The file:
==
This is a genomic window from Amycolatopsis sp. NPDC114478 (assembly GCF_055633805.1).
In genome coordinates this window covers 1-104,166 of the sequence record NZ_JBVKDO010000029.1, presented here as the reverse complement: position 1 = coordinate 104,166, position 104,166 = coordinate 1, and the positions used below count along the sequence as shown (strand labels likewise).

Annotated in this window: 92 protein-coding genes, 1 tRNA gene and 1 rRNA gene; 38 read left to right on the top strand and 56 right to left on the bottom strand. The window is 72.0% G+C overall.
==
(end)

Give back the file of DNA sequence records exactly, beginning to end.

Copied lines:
This is a genomic window from Amycolatopsis sp. NPDC114478 (assembly GCF_055633805.1).
In genome coordinates this window covers 1-104,166 of the sequence record NZ_JBVKDO010000029.1, presented here as the reverse complement: position 1 = coordinate 104,166, position 104,166 = coordinate 1, and the positions used below count along the sequence as shown (strand labels likewise).

Annotated in this window: 92 protein-coding genes, 1 tRNA gene and 1 rRNA gene; 38 read left to right on the top strand and 56 right to left on the bottom strand. The window is 72.0% G+C overall.